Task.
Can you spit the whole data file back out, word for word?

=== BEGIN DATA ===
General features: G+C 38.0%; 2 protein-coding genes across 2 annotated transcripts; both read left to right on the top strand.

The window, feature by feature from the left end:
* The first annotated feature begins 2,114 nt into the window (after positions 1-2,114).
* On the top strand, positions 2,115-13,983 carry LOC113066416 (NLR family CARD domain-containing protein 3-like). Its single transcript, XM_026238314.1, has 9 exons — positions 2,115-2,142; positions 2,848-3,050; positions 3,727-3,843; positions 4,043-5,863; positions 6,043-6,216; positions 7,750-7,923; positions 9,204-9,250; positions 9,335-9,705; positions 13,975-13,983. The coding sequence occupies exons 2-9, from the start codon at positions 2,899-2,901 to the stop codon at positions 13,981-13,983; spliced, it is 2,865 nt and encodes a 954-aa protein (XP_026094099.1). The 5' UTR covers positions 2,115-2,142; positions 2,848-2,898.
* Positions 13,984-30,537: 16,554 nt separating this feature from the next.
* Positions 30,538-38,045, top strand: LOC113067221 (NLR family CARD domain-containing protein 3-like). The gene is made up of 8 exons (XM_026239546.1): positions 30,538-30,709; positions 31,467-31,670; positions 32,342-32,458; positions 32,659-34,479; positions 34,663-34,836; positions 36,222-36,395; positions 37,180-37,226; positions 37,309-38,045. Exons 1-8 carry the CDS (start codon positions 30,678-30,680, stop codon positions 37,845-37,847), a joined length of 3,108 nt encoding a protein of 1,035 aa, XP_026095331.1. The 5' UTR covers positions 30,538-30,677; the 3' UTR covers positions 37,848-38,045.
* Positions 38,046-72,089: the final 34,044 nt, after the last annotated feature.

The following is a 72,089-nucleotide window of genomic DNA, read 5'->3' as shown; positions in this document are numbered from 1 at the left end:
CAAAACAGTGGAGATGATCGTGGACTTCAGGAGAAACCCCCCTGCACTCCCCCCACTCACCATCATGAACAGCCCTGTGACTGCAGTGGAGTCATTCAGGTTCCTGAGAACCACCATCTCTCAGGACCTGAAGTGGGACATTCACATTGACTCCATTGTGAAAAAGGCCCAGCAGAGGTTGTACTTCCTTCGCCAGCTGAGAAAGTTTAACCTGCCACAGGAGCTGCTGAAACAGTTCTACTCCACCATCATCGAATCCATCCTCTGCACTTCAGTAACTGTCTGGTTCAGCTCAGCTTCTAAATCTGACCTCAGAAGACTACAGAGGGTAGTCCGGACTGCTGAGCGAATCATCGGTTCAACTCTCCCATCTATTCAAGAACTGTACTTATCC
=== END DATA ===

General features: G+C 38.0%; 2 protein-coding genes across 2 annotated transcripts; both read left to right on the top strand.

The window, feature by feature from the left end:
* The first annotated feature begins 2,114 nt into the window (after positions 1-2,114).
* On the top strand, positions 2,115-13,983 carry LOC113066416 (NLR family CARD domain-containing protein 3-like). Its single transcript, XM_026238314.1, has 9 exons — positions 2,115-2,142; positions 2,848-3,050; positions 3,727-3,843; positions 4,043-5,863; positions 6,043-6,216; positions 7,750-7,923; positions 9,204-9,250; positions 9,335-9,705; positions 13,975-13,983. The coding sequence occupies exons 2-9, from the start codon at positions 2,899-2,901 to the stop codon at positions 13,981-13,983; spliced, it is 2,865 nt and encodes a 954-aa protein (XP_026094099.1). The 5' UTR covers positions 2,115-2,142; positions 2,848-2,898.
* Positions 13,984-30,537: 16,554 nt separating this feature from the next.
* Positions 30,538-38,045, top strand: LOC113067221 (NLR family CARD domain-containing protein 3-like). The gene is made up of 8 exons (XM_026239546.1): positions 30,538-30,709; positions 31,467-31,670; positions 32,342-32,458; positions 32,659-34,479; positions 34,663-34,836; positions 36,222-36,395; positions 37,180-37,226; positions 37,309-38,045. Exons 1-8 carry the CDS (start codon positions 30,678-30,680, stop codon positions 37,845-37,847), a joined length of 3,108 nt encoding a protein of 1,035 aa, XP_026095331.1. The 5' UTR covers positions 30,538-30,677; the 3' UTR covers positions 37,848-38,045.
* Positions 38,046-72,089: the final 34,044 nt, after the last annotated feature.

The following is a 72,089-nucleotide window of genomic DNA, read 5'->3' as shown; positions in this document are numbered from 1 at the left end:
CAAAACAGTGGAGATGATCGTGGACTTCAGGAGAAACCCCCCTGCACTCCCCCCACTCACCATCATGAACAGCCCTGTGACTGCAGTGGAGTCATTCAGGTTCCTGAGAACCACCATCTCTCAGGACCTGAAGTGGGACATTCACATTGACTCCATTGTGAAAAAGGCCCAGCAGAGGTTGTACTTCCTTCGCCAGCTGAGAAAGTTTAACCTGCCACAGGAGCTGCTGAAACAGTTCTACTCCACCATCATCGAATCCATCCTCTGCACTTCAGTAACTGTCTGGTTCAGCTCAGCTTCTAAATCTGACCTCAGAAGACTACAGAGGGTAGTCCGGACTGCTGAGCGAATCATCGGTTCAACTCTCCCATCTATTCAAGAACTGTACTTATCC